Heterogeneity of Results
Approximately a third of our experiments revealed effects of microstimulation opposite to those that were expected based on the preferences of neurons at the stimulation site. Although such a pattern of results is still consistent with MST signals being used in the judgement of heading, interpretation becomes more difficult. Such mixed results were almost never seen by Celebrini and Newsome in their microstimulation experiment exploring a discrimination between opposite directions of uniform, linear motion (Celebrini and Newsome, 1994b). Several possibilities remain open to explain this apparent difference.
One possible explanation lies in the task—ours is a ‘just noticeable difference’ task, where the alternatives are much closer to each other along the relevant stimulus dimension. This task design should, in principle, change the ‘readout’ from MST, perhaps making the results of microstimulation less predictable from neuronal preferences.
Another, more likely possibility lies in the nature of the architecture in MST. Tuning for complex optic flow patterns is not as common in MST as tuning for direction of linear motion (Duffy and Wurtz, 1991). Our data are consistent with this: most of the sites that reached criterion length preferred linear motion with a horizontal flow component (making them tuned for extreme headings). Therefore, the local heterogeneity of single cell signals might be greater along the dimension of heading than along the dimension of linear motion direction. This in turn could cause the net effect of stimulating a column to be less predictable from the multiunit measurements of tuning. This possibility is supported by the relationship shown in Figure 13. The more weakly tuned the site, the more likely we were to get a ‘backward’ result. This could result either from activation of a subset of signals within the column being activated, or because activation of regions outside the column overwhelmed the within-column effects. At the very least, better neuronal tuning to linear motion might alone have produced the more consistent results in earlier experiments (Celebrini and Newsome, 1994b).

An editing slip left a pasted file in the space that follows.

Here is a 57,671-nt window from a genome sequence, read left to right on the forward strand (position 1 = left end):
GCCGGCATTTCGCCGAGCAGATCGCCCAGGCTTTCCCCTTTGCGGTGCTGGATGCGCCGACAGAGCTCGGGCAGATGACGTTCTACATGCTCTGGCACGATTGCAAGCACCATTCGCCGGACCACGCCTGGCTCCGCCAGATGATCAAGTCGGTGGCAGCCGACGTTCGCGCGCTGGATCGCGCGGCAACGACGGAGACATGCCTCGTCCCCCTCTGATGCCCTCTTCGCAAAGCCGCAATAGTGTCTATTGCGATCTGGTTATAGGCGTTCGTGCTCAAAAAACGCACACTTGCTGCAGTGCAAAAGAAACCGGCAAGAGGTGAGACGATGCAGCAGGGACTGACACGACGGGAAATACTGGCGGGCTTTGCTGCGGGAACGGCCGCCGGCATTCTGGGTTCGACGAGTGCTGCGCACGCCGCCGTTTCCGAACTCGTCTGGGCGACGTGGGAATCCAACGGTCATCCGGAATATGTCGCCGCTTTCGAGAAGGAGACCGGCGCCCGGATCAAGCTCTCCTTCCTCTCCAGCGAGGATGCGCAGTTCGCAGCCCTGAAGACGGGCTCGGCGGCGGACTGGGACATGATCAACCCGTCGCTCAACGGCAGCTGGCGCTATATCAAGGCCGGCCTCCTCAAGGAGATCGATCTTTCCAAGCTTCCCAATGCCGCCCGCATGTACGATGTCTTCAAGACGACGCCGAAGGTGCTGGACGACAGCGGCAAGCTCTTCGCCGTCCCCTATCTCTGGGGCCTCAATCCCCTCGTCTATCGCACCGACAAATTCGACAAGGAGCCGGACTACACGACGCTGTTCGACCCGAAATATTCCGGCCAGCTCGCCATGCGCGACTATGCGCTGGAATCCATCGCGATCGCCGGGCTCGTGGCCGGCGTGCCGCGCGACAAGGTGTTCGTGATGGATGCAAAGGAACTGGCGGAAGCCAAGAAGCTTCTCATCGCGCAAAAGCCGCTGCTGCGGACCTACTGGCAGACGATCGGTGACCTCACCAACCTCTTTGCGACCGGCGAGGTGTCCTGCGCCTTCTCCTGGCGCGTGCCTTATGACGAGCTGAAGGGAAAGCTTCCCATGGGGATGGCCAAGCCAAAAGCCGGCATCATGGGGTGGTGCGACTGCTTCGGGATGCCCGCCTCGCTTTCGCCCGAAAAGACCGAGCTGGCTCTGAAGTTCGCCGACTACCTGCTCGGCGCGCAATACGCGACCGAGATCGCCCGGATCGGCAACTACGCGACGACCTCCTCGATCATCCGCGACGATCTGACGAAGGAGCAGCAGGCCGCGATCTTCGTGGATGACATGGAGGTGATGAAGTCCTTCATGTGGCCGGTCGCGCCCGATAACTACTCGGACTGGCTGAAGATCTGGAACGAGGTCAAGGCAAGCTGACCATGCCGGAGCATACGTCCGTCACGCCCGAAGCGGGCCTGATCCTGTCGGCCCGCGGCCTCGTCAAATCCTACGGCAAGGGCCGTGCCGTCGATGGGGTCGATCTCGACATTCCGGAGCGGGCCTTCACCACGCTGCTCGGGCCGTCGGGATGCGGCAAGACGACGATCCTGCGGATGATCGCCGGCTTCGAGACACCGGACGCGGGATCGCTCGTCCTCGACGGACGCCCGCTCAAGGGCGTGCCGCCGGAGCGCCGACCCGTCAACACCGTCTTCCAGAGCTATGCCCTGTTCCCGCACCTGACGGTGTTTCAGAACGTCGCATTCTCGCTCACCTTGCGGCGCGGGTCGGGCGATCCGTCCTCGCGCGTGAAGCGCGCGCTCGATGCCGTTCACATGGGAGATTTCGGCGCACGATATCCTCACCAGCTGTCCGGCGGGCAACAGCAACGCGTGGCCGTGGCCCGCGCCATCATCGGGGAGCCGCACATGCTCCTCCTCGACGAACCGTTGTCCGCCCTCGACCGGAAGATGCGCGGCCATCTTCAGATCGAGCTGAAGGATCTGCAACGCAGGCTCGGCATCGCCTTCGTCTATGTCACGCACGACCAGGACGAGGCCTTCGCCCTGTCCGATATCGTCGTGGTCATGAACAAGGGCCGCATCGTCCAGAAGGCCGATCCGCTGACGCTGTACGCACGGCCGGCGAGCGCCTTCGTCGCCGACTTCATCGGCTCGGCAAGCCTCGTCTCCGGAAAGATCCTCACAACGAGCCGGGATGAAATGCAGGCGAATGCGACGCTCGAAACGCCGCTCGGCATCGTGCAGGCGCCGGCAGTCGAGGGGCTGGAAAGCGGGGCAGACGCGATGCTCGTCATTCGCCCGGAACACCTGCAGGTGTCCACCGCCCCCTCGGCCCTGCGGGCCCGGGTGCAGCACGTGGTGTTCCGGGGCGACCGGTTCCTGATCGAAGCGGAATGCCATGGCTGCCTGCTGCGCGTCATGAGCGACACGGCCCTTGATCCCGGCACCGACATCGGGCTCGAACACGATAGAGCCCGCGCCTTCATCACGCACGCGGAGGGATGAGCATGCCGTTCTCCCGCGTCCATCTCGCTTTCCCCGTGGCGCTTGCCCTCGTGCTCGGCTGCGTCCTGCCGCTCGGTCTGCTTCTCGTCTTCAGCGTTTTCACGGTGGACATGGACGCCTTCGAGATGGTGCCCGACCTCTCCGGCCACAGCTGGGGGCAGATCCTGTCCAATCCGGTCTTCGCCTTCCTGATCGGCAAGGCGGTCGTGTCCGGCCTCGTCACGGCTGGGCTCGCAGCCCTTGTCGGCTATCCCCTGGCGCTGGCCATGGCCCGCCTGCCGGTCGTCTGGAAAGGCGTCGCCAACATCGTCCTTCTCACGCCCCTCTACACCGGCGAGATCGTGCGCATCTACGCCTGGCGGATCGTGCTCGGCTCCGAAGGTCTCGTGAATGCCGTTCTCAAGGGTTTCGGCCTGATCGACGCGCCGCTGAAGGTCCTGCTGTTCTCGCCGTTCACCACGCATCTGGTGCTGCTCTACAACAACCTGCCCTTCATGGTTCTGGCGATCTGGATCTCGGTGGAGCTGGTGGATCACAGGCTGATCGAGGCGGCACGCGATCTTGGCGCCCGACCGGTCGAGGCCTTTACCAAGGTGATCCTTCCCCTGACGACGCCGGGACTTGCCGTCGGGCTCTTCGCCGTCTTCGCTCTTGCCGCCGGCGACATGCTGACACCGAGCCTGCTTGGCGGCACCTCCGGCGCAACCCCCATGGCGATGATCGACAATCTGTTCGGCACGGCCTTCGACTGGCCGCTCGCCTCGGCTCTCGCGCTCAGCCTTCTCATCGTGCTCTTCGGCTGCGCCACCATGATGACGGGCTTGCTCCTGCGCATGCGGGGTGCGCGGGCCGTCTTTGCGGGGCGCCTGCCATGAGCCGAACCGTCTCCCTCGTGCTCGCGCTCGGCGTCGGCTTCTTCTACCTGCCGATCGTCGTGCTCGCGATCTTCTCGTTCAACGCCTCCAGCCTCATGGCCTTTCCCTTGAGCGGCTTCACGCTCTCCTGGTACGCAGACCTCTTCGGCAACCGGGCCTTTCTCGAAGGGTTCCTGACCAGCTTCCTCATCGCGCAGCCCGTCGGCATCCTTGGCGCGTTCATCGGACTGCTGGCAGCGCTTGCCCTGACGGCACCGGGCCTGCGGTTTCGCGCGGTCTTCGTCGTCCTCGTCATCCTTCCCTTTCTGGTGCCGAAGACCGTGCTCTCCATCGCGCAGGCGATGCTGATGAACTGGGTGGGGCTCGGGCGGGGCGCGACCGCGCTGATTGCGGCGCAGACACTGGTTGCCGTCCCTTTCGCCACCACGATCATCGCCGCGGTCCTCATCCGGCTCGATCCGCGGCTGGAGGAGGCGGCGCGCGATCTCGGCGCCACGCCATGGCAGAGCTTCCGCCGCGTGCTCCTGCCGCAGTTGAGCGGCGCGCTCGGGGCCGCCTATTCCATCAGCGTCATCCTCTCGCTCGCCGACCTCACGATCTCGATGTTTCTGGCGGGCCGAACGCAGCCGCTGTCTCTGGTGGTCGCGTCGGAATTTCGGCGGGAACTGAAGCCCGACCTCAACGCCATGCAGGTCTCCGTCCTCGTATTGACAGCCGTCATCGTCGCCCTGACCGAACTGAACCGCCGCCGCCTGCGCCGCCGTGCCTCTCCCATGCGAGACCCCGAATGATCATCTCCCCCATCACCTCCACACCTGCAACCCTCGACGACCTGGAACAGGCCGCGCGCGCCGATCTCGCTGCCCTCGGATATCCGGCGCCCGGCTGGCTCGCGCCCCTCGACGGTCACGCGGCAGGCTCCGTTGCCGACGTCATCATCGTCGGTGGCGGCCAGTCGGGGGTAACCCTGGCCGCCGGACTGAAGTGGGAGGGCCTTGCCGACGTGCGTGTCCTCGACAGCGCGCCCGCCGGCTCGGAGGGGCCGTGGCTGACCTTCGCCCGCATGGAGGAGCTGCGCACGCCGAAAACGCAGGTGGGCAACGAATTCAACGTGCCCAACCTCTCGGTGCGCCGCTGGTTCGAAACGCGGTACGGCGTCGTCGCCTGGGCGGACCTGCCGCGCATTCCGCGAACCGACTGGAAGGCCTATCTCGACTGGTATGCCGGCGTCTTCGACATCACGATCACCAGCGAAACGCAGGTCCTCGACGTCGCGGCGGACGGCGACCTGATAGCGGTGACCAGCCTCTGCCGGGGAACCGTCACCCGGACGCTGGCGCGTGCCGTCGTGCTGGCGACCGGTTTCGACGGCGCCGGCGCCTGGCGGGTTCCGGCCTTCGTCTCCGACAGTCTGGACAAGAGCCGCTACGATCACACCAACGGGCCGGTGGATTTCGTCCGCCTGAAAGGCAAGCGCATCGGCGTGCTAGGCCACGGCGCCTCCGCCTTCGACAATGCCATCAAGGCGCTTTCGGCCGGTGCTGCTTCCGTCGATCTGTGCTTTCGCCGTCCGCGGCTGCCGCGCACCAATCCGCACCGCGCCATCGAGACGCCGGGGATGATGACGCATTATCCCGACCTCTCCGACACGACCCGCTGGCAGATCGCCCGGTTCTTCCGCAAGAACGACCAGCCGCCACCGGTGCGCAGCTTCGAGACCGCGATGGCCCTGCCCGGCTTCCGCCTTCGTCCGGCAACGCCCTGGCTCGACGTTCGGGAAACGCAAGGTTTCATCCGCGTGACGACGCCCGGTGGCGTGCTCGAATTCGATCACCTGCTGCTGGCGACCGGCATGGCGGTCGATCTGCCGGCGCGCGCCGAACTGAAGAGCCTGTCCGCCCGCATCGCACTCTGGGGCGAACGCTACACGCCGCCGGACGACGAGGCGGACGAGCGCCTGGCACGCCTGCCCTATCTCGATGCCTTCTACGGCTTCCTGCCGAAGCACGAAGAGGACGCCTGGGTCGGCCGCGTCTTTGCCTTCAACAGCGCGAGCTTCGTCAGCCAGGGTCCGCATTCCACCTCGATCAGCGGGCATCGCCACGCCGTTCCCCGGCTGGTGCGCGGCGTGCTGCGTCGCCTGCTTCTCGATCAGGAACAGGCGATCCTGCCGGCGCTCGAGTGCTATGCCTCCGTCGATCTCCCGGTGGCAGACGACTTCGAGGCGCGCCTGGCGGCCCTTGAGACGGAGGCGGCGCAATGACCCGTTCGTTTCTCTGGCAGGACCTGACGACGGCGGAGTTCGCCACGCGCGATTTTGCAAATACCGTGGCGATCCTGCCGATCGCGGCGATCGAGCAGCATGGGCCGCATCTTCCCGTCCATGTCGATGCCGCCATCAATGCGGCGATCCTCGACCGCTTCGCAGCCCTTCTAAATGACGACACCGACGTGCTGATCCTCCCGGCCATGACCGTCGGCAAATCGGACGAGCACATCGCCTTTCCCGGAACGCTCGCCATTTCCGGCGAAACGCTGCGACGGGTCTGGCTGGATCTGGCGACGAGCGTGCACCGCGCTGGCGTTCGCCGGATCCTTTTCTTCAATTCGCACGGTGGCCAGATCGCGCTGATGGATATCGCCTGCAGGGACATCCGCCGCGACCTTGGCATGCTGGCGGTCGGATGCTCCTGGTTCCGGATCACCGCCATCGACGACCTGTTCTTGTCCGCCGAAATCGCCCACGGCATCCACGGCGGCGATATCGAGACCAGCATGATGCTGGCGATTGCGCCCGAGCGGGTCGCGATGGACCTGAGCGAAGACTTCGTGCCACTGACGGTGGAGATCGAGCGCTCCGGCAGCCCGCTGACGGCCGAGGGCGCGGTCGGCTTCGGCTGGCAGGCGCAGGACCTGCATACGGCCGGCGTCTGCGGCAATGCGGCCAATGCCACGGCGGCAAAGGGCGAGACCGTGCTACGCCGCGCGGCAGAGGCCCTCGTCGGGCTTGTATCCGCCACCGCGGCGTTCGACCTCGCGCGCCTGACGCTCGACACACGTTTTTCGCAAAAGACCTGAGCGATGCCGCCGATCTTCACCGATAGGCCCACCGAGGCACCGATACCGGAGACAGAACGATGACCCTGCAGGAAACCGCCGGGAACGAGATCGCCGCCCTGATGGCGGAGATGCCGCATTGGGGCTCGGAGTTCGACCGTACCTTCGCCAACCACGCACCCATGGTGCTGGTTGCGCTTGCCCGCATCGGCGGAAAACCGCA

Lastly, it is likely that some columns of MST neurons are involved in other perceptual roles besides heading. For example, the percept of structure from motion involves many of the same signals as does heading; both require the extraction of three-dimensional depth structure from the optic flow pattern. If, for example, a column of neurons more affiliated with structure-from-motion were activated, the resulting percept might have led to unpredictable reports in our heading task. The possibilities we have discussed are not exclusive; many factors may contribute to the heterogeneity of our results.
The Role of MST in Heading Perception
These experiments have provided positive evidence for the use of MST signals in heading tasks and in the compensation of performance on such tasks for the effects of eye movements. The sign of the interaction effects in our experiments was such that, on average, the effect of microstimulation produced larger biases in the direction of the pursuit movement. This is the sign of bias expected if eye movements were incompletely compensated, as retinal image flow opposite the pursuit direction would indicate headings to that side. From the psychophysical measurements, we have seen that monkeys are able to compensate for pursuit and one of ours even overcompensated. The finding that activation of MST signals led to less compensation for pursuit suggests that MST signals are signaling the direction of retinal image flow, rather than being transformed into head-or body-centered coordinates. This is consistent with results from Andersen and colleagues (Bradley et al., 1996; Shenoy et al., 1999), which indicate that compensation of MST tuning for ongoing head or eye movements is incomplete.